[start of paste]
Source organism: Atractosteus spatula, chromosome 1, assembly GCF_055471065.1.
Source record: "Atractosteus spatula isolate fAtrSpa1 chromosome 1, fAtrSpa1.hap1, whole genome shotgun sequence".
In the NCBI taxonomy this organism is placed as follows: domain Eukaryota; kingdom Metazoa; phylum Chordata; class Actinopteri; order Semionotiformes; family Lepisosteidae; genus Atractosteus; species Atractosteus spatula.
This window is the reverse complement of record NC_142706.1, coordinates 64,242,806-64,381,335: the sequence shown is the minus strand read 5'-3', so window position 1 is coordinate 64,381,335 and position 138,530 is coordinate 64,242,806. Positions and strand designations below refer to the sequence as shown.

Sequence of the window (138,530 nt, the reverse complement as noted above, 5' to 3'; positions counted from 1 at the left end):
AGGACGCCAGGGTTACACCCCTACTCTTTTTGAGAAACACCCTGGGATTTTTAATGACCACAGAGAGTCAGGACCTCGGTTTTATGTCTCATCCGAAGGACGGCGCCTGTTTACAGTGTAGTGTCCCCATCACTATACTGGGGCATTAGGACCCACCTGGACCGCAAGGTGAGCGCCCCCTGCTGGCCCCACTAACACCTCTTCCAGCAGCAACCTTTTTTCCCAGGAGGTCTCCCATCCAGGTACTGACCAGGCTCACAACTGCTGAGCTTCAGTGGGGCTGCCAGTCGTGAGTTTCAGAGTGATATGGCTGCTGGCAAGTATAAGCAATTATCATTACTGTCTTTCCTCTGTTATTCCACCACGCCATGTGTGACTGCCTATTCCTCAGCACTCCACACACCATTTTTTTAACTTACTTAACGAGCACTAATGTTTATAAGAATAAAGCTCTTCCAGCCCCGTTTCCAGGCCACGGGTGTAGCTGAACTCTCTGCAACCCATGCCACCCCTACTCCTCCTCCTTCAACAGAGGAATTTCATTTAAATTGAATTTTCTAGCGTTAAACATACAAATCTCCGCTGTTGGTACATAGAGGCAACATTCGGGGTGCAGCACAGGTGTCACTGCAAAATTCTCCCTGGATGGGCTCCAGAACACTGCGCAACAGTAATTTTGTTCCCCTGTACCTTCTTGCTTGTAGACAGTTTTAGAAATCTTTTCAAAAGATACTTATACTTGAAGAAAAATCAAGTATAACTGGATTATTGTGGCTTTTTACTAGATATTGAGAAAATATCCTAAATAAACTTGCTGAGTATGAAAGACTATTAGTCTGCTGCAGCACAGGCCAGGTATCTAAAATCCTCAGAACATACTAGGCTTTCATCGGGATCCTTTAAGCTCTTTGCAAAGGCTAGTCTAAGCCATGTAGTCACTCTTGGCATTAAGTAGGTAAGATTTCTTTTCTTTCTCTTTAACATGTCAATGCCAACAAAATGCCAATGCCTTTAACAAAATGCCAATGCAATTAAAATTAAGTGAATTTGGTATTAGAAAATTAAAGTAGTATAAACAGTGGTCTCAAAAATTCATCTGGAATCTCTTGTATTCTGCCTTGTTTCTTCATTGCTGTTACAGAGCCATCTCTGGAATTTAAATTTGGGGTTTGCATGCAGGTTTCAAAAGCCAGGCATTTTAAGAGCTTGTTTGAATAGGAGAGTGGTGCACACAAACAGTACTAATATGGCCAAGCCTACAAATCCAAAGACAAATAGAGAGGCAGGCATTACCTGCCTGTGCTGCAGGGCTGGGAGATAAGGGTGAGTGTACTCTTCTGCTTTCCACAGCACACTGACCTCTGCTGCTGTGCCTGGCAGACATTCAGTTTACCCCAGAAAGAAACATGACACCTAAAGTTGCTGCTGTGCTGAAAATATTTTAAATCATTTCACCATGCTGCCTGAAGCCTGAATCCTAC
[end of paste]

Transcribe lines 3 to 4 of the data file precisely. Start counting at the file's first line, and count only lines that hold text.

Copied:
In the NCBI taxonomy this organism is placed as follows: domain Eukaryota; kingdom Metazoa; phylum Chordata; class Actinopteri; order Semionotiformes; family Lepisosteidae; genus Atractosteus; species Atractosteus spatula.
This window is the reverse complement of record NC_142706.1, coordinates 64,242,806-64,381,335: the sequence shown is the minus strand read 5'-3', so window position 1 is coordinate 64,381,335 and position 138,530 is coordinate 64,242,806. Positions and strand designations below refer to the sequence as shown.